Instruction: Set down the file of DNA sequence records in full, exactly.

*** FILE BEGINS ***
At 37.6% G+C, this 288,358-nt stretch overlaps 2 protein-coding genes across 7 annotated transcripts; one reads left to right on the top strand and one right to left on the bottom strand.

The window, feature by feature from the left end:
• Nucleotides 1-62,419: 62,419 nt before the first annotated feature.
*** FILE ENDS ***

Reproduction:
At 37.6% G+C, this 288,358-nt stretch overlaps 2 protein-coding genes across 7 annotated transcripts; one reads left to right on the top strand and one right to left on the bottom strand.

The window, feature by feature from the left end:
• Nucleotides 1-62,419: 62,419 nt before the first annotated feature.